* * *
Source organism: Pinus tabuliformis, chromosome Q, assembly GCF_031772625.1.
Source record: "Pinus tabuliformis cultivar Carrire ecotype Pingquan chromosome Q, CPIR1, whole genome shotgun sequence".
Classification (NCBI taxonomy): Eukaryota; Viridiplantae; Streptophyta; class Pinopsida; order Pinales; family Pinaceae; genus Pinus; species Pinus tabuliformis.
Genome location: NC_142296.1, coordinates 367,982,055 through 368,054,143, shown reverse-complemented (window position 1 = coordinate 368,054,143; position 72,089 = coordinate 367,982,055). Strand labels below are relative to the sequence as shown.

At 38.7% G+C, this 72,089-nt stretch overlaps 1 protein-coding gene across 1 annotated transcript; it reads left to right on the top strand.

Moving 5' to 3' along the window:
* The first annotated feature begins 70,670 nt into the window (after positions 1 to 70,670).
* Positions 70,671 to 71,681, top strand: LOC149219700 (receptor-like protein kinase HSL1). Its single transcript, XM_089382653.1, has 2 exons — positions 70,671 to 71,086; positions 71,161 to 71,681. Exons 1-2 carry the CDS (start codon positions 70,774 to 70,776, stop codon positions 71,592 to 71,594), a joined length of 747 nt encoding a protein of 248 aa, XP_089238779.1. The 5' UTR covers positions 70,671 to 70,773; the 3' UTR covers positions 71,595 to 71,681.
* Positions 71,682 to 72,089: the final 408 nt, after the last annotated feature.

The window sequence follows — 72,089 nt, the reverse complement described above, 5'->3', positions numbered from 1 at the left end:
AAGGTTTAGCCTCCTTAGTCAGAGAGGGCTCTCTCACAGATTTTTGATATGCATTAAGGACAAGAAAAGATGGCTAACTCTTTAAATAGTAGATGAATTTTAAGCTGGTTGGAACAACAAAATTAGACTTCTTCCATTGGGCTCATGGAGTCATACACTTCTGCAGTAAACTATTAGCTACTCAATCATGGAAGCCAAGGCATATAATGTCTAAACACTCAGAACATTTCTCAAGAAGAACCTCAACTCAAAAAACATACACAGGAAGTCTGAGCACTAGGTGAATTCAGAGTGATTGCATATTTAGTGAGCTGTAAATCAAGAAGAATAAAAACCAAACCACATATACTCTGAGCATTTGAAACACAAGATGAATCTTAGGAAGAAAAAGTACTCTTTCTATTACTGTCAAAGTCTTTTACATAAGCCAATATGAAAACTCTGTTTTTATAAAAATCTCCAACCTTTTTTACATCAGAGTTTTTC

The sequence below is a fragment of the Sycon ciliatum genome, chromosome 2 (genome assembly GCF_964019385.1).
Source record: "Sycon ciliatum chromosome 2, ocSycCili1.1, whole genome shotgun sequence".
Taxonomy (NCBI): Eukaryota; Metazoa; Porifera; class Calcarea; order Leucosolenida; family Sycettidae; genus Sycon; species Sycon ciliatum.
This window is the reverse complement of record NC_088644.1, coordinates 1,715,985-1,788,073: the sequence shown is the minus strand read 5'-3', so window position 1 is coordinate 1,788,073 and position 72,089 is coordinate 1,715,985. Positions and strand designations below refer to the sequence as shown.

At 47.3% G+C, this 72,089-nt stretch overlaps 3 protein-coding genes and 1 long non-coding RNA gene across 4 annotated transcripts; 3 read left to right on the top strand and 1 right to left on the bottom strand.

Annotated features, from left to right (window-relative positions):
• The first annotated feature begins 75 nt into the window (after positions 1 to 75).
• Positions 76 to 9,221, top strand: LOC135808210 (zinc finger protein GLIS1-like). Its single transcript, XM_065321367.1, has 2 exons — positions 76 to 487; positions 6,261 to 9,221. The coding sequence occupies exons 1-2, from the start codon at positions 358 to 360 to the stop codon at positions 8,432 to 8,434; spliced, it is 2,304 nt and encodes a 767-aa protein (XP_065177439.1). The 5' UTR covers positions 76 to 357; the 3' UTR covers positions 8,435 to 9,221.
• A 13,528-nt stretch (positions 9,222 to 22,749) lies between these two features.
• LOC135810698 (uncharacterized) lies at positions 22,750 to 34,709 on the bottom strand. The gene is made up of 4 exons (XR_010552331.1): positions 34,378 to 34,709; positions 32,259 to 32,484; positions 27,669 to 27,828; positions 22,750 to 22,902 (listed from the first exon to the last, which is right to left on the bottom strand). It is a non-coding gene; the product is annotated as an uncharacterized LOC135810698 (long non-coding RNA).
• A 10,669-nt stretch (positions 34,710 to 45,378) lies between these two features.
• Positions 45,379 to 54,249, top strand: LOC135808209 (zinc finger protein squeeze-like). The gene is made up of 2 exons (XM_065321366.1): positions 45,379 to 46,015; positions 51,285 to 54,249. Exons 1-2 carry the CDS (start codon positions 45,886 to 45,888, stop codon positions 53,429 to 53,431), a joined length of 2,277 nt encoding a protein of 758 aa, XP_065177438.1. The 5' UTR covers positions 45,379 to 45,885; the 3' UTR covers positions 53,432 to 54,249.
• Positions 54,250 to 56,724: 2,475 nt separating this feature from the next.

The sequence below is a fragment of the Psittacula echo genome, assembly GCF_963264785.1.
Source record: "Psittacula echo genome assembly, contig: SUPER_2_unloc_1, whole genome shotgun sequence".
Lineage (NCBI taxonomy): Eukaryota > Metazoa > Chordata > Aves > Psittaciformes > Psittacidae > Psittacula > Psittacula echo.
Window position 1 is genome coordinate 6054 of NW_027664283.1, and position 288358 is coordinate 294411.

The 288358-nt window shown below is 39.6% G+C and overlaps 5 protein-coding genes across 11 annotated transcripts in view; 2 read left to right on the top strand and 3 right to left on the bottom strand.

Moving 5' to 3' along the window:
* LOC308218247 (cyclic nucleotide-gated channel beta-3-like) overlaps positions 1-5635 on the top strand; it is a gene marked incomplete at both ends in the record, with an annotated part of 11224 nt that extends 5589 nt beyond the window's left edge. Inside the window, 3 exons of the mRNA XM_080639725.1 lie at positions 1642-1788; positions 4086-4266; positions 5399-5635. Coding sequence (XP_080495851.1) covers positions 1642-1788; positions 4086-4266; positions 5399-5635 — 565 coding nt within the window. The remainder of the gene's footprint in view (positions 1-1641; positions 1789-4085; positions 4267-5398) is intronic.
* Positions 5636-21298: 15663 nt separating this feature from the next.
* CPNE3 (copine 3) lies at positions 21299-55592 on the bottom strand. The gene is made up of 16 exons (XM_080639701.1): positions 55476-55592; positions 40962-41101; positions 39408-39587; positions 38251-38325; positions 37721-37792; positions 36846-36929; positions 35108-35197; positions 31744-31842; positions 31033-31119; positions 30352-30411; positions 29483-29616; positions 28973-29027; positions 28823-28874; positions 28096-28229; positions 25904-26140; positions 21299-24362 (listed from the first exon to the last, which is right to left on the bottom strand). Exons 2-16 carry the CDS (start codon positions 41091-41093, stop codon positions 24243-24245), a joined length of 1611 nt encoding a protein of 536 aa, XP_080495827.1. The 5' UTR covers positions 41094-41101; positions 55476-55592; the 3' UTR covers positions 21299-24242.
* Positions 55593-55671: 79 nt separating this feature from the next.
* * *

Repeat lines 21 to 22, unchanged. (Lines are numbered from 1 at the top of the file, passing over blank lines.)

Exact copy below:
• LOC135810698 (uncharacterized) lies at positions 22,750 to 34,709 on the bottom strand. The gene is made up of 4 exons (XR_010552331.1): positions 34,378 to 34,709; positions 32,259 to 32,484; positions 27,669 to 27,828; positions 22,750 to 22,902 (listed from the first exon to the last, which is right to left on the bottom strand). It is a non-coding gene; the product is annotated as an uncharacterized LOC135810698 (long non-coding RNA).
• A 10,669-nt stretch (positions 34,710 to 45,378) lies between these two features.